Attend writing events

I gained a huge amount of industry knowledge by attending writers’ Conferences, Seminars, writing events and book launches. Through this involvement, I met many highly successful published authors. I soon realised that a lot of big-name authors were only too willing to share their knowledge and discuss various topics of interest to aspiring writers.

Not every writer lives near a major city, nor do they have the means to travel to the important events. But, wherever you live, you can always acquire books to study or look on the Internet for information that pertains to what you are writing and who else is writing what.

I recommend that all writers try to get to one event every year. In Australia, most of the national writers’ organisations now do road shows to some states, and each capital city has a Writers’ Centre that promotes writing events. There are also Writers’ Festivals in major cities. If you can’t do this because of distance or cost, consider joining a local or on-line writing group.

Book launches are another way to rub shoulders with the writing fraternity. I have met and chatted with many international authors at these events. My favourite to meet was Nicholas Evans (The Horse Whisperer). He was charming and humble despite his huge success.

Most published authors have a website and you can become a subscriber to their regular newsletters. This is an excellent way to stay in touch with what is being published and by which publishers.

Local or on-line writing group

Being part of a writing group can be beneficial to a beginning or intermediate level writer. These can be a local or on-line group. Having like minded people critique your early writing efforts and offer constructive criticism is indeed useful. There are pros and cons to being in a writers’ group and this is a whole topic in itself.

Ultimately, each writer needs to take ownership of their writing career. As technical writing ability grows, each writer should know whether their own writing is up to par and ready to be submitted to a publisher.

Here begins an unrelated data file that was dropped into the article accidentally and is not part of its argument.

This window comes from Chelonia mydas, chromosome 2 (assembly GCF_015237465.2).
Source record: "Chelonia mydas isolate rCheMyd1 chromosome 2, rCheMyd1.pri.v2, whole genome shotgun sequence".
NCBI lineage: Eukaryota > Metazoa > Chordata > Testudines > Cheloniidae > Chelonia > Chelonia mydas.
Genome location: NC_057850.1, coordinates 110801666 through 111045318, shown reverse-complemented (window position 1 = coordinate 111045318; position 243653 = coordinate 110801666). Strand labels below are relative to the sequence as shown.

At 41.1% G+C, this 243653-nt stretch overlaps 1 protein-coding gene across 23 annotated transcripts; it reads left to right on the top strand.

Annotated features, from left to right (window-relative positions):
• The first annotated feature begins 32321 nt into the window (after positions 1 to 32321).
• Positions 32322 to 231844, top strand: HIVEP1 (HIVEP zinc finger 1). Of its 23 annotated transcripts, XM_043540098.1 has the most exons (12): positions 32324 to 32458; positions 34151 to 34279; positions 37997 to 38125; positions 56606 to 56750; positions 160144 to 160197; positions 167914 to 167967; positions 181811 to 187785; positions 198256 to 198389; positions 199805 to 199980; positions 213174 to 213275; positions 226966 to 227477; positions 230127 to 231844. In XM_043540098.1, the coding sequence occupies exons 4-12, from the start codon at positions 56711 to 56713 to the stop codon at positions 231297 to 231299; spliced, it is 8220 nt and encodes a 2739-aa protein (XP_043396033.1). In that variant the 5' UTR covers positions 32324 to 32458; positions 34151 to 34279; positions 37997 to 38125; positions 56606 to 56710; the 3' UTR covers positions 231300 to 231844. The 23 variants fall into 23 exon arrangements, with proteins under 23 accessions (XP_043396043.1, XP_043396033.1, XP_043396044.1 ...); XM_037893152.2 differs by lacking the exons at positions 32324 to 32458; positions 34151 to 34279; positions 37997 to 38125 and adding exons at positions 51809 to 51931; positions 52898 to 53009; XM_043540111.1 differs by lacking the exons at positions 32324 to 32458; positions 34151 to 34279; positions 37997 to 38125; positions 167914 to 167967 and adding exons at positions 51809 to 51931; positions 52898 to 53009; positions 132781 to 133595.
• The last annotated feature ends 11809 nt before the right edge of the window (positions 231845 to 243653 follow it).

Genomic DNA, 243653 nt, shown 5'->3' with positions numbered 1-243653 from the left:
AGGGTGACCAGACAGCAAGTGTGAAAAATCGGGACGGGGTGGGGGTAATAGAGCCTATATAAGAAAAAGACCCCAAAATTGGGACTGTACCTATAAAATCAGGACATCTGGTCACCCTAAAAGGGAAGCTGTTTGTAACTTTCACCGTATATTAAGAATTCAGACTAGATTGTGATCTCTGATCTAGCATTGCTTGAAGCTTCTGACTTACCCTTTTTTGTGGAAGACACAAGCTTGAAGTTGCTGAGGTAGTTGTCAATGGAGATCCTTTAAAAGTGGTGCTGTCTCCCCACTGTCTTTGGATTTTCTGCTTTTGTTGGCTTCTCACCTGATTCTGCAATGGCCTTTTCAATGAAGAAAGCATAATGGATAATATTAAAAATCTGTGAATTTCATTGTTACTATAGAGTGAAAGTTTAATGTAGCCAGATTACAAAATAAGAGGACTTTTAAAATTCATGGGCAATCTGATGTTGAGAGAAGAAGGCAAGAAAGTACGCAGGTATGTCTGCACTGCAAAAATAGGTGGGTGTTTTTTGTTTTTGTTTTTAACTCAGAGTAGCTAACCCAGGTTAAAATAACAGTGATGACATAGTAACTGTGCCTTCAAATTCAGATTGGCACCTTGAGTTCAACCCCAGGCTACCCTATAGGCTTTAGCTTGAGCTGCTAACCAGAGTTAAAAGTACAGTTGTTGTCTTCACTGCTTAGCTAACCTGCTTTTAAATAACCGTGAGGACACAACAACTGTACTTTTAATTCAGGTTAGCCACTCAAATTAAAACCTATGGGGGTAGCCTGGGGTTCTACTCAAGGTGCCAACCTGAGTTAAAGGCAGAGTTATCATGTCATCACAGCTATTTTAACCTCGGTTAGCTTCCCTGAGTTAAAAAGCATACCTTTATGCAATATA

Submitting to a publisher

Many aspiring writers dash off a novel, do a quick edit and think it is ready to be shown to the editor of a publishing company. Wrong! A book that will make it into editorial development with a publisher must be professionally presented which includes a huge amount of editing to bring it up to publishable standard. If a writer can’t do this for themselves, it is wise to have a professional editor do the work for you. This, of course, comes at considerable cost. Each writer must gauge whether it is viable in terms of their desire to become a published author. Another way to judge whether your book is ready to be presented to the market is to have a manuscript assessment performed on your work. This also attracts a fee, but it is better to know before submission whether your book is worthy of being viewed by an editor. Of course, any manuscript is only as good as the person doing the job. Be sure you obtain



Never top writing … never stop acquiring knowledge …

Start planning your Professional Development now!


Personal knowledge and experience

An excerpt from my book Being a Successful Fiction Writer – from the chapter “Professional Development”

© 2012 – Susan Jane

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Comments (3)

Thanks for the valuable advice dear.

Excellent tips for all writers.